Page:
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Epilepsia. 2017 Feb;58(2):e36-e39. doi: 10.1111/epi.13650. Epub 2017 Jan 12.

Use of the ketogenic diet in the neonatal intensive care unit-Safety and tolerability.

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Nutrition, Children's Mercy Hospital, Kansas City, Missouri, U.S.A.
Epilepsy and Neurophysiology Section, Children's Mercy Hospital, Kansas City, Missouri, U.S.A.


Drug-resistant epilepsy poses a challenge in neonatal patients, especially those in the neonatal intensive care unit (NICU), who have various secondary comorbidities. We present results of four children with a history of drug-resistant epilepsy for whom a ketogenic diet was initiated and used in the NICU. A nonfasting induction into ketosis over 1-2 weeks was utilized, with gradual increases in the ketogenic ratio every 2-3 days. Data were collected retrospectively from a database, which included medical history, daily progress notes, relevant laboratory data, and imaging and diagnostic information. The ketogenic diet was well tolerated in all cases. The most common side effects observed were constipation, hypoglycemia, and weight loss. Serum β-hydroxybutyrate levels demonstrated improved reliability as a marker of ketosis when compared to urine ketones in this population. Perceived benefits to the infants included improved seizure control, increased alertness, and decreased need for invasive respiratory support. These cases demonstrate that the use of the ketogenic diet for treatment of neonatal encephalopathy and refractory epilepsy can be undertaken safely in the NICU and is well tolerated by carefully screened neonates and infants.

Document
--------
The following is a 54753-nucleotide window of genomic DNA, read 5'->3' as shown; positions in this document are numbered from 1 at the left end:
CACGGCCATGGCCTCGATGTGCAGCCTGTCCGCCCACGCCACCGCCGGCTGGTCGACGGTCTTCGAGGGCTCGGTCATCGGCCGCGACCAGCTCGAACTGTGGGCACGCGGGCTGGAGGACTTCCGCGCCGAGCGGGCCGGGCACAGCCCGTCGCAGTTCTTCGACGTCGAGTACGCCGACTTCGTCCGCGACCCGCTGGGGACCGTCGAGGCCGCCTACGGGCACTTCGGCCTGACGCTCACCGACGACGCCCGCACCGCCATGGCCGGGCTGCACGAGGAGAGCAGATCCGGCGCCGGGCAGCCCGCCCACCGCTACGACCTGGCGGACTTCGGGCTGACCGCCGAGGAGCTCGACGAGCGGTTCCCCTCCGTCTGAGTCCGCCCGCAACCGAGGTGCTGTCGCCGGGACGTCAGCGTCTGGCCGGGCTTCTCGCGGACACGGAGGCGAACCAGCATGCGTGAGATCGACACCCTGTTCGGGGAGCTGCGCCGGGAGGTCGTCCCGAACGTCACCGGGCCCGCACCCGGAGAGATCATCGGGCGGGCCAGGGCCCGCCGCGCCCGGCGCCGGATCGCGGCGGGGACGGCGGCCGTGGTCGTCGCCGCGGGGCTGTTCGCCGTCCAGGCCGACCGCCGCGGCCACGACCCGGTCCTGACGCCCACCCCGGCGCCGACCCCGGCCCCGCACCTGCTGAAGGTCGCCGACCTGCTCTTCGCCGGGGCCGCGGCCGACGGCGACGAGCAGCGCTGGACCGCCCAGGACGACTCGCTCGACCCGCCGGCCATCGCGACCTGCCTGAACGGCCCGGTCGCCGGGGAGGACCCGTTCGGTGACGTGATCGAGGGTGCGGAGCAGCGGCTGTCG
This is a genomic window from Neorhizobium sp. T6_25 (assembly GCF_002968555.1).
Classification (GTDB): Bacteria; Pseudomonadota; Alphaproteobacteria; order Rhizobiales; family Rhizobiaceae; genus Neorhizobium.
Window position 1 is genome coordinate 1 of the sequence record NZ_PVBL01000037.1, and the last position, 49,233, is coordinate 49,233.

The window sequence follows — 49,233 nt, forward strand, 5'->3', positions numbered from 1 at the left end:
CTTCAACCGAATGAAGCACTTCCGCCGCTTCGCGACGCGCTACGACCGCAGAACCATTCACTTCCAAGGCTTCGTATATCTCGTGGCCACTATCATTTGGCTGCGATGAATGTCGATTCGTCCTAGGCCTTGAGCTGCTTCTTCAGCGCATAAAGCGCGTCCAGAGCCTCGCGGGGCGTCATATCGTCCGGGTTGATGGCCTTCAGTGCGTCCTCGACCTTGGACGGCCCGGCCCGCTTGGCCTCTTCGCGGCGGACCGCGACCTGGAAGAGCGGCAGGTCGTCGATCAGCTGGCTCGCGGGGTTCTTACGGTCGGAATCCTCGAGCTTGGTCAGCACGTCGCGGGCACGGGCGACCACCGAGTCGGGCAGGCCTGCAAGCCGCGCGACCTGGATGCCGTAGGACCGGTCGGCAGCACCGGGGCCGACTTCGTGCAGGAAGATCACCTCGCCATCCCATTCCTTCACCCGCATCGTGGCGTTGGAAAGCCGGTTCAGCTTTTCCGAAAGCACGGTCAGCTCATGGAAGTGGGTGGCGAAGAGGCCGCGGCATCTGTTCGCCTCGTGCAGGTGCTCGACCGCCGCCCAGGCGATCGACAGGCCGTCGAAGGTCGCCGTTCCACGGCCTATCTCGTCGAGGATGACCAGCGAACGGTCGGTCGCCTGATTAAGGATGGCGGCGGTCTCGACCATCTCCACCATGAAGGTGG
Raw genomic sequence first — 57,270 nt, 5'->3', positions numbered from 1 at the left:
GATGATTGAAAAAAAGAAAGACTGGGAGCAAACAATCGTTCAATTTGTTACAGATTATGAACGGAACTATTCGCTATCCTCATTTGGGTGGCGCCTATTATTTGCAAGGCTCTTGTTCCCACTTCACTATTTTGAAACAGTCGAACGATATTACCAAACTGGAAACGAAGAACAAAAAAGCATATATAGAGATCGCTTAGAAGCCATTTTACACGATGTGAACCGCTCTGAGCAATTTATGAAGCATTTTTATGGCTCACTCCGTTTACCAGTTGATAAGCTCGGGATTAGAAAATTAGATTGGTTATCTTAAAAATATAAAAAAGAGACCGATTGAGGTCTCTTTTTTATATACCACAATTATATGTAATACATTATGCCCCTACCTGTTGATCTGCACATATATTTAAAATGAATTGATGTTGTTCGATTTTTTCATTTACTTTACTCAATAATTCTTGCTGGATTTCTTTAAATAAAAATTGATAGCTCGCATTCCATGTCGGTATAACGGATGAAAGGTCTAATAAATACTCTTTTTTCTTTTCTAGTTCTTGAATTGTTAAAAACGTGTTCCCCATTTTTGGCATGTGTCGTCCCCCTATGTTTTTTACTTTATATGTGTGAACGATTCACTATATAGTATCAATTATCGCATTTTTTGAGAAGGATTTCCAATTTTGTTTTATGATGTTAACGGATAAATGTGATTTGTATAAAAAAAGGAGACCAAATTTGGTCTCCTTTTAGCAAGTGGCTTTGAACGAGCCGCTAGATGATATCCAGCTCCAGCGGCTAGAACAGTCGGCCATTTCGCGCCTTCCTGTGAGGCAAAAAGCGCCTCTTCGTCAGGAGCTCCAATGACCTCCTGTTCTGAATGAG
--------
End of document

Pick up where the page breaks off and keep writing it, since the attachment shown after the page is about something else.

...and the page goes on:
Diet therapies; Neonatal intensive care unit; Nonpharmacologic; Refractory epilepsy

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